Public Opinion of Unions Remains Near Quarter-Century Low


U.S. public opinion of labor unions rose slightly in the past year, though remains far below 2007 levels, as Americans continue to question organized labors' effect on U.S. productivity, according to a Pew Research report released Thursday.

About 45% of Americans had a favorable view of unions, up from 41% a year ago, though down sharply from 58% in 2007, according to the report, which cited a survey of almost 1,400 adults last week. More than half of those surveyed said unions had a positive effect on working conditions and benefits, but only a third said unions improved workplace productivty or helped keep jobs in the U.S.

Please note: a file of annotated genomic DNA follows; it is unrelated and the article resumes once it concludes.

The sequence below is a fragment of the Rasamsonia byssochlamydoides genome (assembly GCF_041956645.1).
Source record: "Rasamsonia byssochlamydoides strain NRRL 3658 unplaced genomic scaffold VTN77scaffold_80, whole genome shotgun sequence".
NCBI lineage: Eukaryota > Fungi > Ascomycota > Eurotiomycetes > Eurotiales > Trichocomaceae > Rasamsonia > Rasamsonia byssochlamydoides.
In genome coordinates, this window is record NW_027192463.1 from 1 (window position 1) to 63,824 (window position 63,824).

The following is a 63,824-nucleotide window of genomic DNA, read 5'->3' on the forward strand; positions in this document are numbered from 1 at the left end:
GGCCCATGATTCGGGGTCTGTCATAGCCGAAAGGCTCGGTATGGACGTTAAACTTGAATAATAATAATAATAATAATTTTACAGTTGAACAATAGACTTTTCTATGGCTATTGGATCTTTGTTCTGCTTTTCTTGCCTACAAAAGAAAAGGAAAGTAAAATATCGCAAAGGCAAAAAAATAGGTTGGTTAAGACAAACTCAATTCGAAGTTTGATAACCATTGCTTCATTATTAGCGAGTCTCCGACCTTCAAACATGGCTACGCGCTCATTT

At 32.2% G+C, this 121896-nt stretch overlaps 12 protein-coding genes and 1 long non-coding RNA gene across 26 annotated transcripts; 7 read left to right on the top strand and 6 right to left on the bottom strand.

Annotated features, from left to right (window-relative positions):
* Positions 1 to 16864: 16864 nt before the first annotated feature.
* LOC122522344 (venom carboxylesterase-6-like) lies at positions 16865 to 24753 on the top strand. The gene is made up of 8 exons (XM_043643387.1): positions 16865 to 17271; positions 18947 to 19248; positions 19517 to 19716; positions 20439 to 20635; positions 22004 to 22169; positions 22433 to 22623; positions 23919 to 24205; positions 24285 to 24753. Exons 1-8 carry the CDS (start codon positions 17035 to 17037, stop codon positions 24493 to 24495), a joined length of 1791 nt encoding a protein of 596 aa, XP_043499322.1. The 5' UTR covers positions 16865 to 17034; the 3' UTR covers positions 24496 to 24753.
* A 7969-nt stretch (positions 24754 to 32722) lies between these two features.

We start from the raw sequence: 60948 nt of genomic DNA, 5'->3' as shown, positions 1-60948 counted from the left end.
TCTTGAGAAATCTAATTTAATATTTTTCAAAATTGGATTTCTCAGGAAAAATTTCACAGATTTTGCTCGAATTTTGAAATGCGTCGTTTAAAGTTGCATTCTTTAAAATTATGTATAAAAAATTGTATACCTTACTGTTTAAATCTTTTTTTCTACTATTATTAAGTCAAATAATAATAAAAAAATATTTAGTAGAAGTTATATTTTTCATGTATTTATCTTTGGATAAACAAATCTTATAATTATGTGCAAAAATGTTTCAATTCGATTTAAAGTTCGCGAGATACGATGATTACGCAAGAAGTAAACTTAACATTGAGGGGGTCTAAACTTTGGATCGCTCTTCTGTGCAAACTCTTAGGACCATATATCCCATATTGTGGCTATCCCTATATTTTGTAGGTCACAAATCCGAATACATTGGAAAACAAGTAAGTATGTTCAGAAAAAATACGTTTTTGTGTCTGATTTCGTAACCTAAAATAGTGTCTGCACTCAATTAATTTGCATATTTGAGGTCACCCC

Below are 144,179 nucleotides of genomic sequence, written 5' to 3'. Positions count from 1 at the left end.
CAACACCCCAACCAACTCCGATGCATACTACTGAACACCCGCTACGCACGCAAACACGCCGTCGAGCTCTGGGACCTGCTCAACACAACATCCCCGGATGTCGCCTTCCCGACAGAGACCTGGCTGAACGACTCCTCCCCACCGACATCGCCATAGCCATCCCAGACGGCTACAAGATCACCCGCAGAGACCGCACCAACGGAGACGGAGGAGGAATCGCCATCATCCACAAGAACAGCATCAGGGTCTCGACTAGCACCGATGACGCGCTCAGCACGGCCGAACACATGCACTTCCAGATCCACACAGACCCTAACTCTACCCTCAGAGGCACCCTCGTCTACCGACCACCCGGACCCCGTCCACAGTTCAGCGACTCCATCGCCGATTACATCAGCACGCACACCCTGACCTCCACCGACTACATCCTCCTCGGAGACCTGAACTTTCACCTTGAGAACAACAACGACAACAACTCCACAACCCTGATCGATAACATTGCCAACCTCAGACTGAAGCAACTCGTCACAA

The results appear to reflect Americans' ambivalence towards unions as unemployment rates remain high and many jobs are shipped overseas by companies looking to save on labor costs. U.S. unemployment fell to 9% last month, though almost 14 million people remain out of work, according to the U.S. Labor Department.

Americans had a slightly more positive view of business corporations, with 47% of those polled having a favorable view. That number was unchanged from three years ago, according to the Pew Poll.